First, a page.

AutoCanada Inc.: This Growth Play Still Has Massive Potential

AutoCanada Inc. (TSX:ACQ) shares are getting whacked on weak earnings. Here’s why investors should ignore this short-term weakness and load up for the long haul.

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As I type this, AutoCanada Inc. (TSX:ACQ) shares are off more than 10%, falling all the way from $31 each to $27.77.

The culprit is weak earnings. Although revenue from existing and new dealerships rose by 6.9% and gross profit was up 8.7%, weak results from the company’s dealerships in Alberta pulled down net earnings. The company earned $11.7 million in net profit for the quarter, which works out to $0.48 per share. That’s a decrease of more than 24% compared with the same quarter last year, when earnings came in at $0.74 per share.

When you strip out the growth AutoCanada got from new stores, the results looked particularly ugly. Same-store sales slumped nearly 7%, while same-store gross profit fell by more than 14%.

These abysmal same-store results are because of the company’s exposure to Alberta. Approximately 50% of its dealerships are located in the province, which is being affected by low energy prices. Energy patch employees are too nervous to buy new trucks, which have higher margins than cars.

In response to Alberta’s weak numbers, management has told investors that they plan to concentrate expansion efforts to the eastern part of Canada in an attempt to diversify. Just a few months ago management seemed excited by the weakness in Alberta, telling investors they hoped to pick up some bargain-priced assets in the province.

No matter what Alberta does in the short term, the long-term car dealership consolidation model remains a very compelling growth opportunity.

A very fragmented industry

A privately held company called Dilawri is Canada’s largest owner of auto dealerships, owning 54 from coast to coast. AutoCanada is next with 48, and various other companies round out the top 10 with 20-30 different dealerships. In total, the top 10 own 315 different dealerships.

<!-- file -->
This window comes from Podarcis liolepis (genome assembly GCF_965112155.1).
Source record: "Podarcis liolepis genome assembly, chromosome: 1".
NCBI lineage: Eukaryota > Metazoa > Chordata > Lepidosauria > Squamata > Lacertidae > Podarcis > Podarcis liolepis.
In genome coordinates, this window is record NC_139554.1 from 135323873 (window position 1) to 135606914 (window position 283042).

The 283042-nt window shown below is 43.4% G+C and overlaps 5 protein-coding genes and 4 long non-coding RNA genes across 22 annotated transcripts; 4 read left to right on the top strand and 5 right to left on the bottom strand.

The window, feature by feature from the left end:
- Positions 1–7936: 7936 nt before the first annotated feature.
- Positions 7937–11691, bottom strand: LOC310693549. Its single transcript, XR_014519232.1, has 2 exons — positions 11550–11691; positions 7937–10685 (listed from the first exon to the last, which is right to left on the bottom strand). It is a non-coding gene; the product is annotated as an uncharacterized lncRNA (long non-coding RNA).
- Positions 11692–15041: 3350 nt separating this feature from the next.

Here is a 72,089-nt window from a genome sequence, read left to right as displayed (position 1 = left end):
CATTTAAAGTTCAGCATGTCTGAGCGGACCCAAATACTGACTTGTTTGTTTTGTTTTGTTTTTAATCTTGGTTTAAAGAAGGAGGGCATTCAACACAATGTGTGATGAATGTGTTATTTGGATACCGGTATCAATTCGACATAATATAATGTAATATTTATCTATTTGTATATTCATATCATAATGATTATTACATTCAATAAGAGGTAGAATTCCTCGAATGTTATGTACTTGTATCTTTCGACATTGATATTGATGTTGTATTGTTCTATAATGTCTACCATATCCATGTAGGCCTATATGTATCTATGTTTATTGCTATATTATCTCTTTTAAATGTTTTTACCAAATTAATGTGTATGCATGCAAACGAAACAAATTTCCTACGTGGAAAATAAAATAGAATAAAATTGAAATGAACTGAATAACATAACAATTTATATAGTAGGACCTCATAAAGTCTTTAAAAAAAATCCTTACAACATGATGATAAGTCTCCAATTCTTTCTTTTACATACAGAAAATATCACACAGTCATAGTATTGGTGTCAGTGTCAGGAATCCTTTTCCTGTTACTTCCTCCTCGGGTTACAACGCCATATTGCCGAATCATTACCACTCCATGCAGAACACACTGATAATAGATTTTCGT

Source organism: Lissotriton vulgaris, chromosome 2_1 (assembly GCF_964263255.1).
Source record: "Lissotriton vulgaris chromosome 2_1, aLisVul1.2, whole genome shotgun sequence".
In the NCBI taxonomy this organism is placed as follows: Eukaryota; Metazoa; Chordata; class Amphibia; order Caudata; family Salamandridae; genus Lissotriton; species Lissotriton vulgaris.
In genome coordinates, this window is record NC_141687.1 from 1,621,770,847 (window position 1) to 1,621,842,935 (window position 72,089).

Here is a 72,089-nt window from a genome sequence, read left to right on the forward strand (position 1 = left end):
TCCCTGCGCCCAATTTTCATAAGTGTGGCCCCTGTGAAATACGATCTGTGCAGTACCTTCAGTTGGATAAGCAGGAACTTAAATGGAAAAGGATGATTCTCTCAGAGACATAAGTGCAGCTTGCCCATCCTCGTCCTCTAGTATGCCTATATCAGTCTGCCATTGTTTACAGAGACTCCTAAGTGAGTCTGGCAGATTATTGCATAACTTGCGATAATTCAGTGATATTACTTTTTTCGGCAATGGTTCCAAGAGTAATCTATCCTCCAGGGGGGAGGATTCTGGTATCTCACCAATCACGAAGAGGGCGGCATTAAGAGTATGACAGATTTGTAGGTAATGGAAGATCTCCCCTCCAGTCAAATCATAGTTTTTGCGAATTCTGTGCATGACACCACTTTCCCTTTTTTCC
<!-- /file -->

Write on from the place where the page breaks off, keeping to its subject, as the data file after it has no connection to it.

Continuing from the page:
That leaves 3,154 other dealerships that are owned by single owners or as part of small groups of dealerships. More than 90% of the market is ripe for consolidation.

Additionally, many of these owners are now reaching retirement age and have children who have no interest in taking over the family business. At that point, selling to one of the established players makes a whole lot of sense.

It isn’t just AutoCanada that wants to cash in on this trend. Warren Buffett bought Van Tuyl Group as an entry into this sector in the United States, betting on the same long-term consolidation. Both Bill Gates and Eddie Lambert have big investments in AutoNation, the largest dealership company in the United States. And up here in Canada, billionaire Jim Pattison is looking to expand his network of nearly 30 dealerships.

It’s obvious the trend is coming. All of these billionaires probably aren’t wrong.

A bet on Alberta, too

When AutoCanada shares shot up to $90 per share in 2014, it was obvious that the company was overvalued. It earned just $2.30 per share in 2014. No matter how exciting the growth prospects were, it’s hard to justify nearly 40 times earnings.

There’s an argument to be made that shares have now overshot on the downside. Through the first nine months of 2015 the company earned $1.23 per share. Analysts’ estimates for 2015 are listed at $1.80 per share, which I think is a little high.

Let’s assume the stock will earn $1.50 per share for 2015. That puts shares at just 18.7 times earnings, which is a reasonable price to pay for a company with that much growth potential. And remember, earnings from half of its dealerships are temporarily depressed. When things get back to normal in Alberta, it’s easy to make the argument that the stock could earn $2.25 or $2.50 per share.

It’s tough for AutoCanada investors to look past the short term. But five years from now, I’d be willing to bet those people who saw the long-term potential in the company will be happy with the results.

This article represents the opinion of the writer, who may disagree with the “official” recommendation position of a Motley Fool premium service or advisor. We’re Motley! Questioning an investing thesis — even one of our own — helps us all think critically about investing and make decisions that help us become smarter, happier, and richer, so we sometimes publish articles that may not be in line with recommendations, rankings or other content.

Fool contributor Nelson Smith has no position in any stocks mentioned.

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